While tech companies battle to be the first to create fully autonomous vehicles, there is a quiet evolution happening in the background that is building the foundation for these vehicles: data collection, with insights powered by artificial intelligence and machine learning. For autonomous vehicles to reach the market and remain successful, a perfectly personalized experience for self-driving car users is essential. Using AI to learn driver habits and personal preferences and collecting a variety of data gives tech companies powerful business intelligence, that will help them shape successful self-driving technologies and make way for fully autonomous transport.John Cordell, Chief Product Officer at Xevo AI, says "self-driving cars may not be ready to hit the road just yet, but the technology of the smart cars of tomorrow can be implemented in cars today." John will be speaking at the Machine Intelligence in Autonomous Vehicles Summit in San Francisco next week, sharing expertise on the current technology of connected cars and how that will impact the future of autonomous vehicles. I caught up with him ahead of the summit to learn more about his work.What started your work in autonomous vehicles?I founded an AI startup, Surround.IO in 2014 focused on the general problem extracting meaning from video in real-time using low-cost devices at the edge and cloud computing for aggregation and model creation. Connected vehicles were a natural application for the core technology we had developed. What are the key factors that have enabled recent advancements in autonomous vehicles?Three main components: sensor technology, the advancement in machine learning, and Moore’s law. In particular, the rediscovery of back propagation in the mid-80’s coupled with modern GPUs created the ability to train large networks that are capable of doing significant and useful acts of classification on complex input signals.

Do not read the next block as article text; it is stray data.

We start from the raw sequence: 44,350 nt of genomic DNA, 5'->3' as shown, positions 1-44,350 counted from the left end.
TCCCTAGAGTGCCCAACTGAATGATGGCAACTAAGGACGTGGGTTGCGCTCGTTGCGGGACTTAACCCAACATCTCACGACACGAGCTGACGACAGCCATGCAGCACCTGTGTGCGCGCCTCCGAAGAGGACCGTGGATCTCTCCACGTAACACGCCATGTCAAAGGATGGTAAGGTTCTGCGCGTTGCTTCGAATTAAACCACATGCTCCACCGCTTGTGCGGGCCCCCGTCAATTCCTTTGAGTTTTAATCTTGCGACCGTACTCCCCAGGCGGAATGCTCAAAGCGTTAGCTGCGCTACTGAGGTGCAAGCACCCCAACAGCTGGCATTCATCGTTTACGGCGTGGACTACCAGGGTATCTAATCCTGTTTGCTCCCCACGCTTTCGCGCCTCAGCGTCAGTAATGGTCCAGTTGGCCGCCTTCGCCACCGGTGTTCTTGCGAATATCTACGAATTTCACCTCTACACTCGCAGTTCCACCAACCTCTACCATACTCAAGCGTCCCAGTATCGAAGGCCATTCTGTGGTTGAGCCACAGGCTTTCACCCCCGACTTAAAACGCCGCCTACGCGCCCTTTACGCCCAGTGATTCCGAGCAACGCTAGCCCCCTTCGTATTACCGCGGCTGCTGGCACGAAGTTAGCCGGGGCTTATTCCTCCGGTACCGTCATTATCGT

How important is data collection and business intelligence for the continued progression of autonomous vehicles?
Data collection is crucial to the development of successful autonomous vehicles. Without it, viable autonomous vehicles would not exist. The reason for that is the fundamental inversion that machine learning has created between the value of data vs. the value of algorithms. It is now the case that developing the best and most useful software demands large data sets. Autonomous vehicles must have software that can handle the real-world, which implies ML techniques, which in turn implies massive amounts of data.
How will current connected vehicle technology shape self-driving cars of the future?
Probably in ways we can’t predict. But one thing is clear: autonomous solutions will greatly benefit by having tens of millions of connected vehicles cooperating to achieve a safe and enjoyable autonomous vehicle experience for passengers.
What developments can we expect to see in autonomous vehicles in the next 5 years?
Two words: bucket seats. Plus sophisticated contextual voice assistance, adaptive driving styles based on fine-grain situational context and user preferences, and perhaps novel ownership models created by large scale driverless ride-sharing vehicles.
John Cordell will be speaking at the Machine Intelligence in Autonomous Vehicles Summit, taking place alongside the Machine Intelligence Summit, in San Francisco on 23-24 March. Meet with and learn from leading experts in autonomous vehicles, IoT, the connected car, machine learning methods and predictive analytics. Register to attend here.
Other confirmed speakers include Gaurav Bansal, Senior Researcher at Toyota InfoTechnology Center; Guan Wang, Machine Learning Engineer at NIO; Luca Rigazio, Director of Engineering at Panasonic SV Lab; and Pratik Brahma, Machine Learning R&D at Audi/VW. View more speakers and topics here.
The Machine Intelligence in Autonomous Vehicles Summit will also take place in Amsterdam on 28-29 June. Book your place here.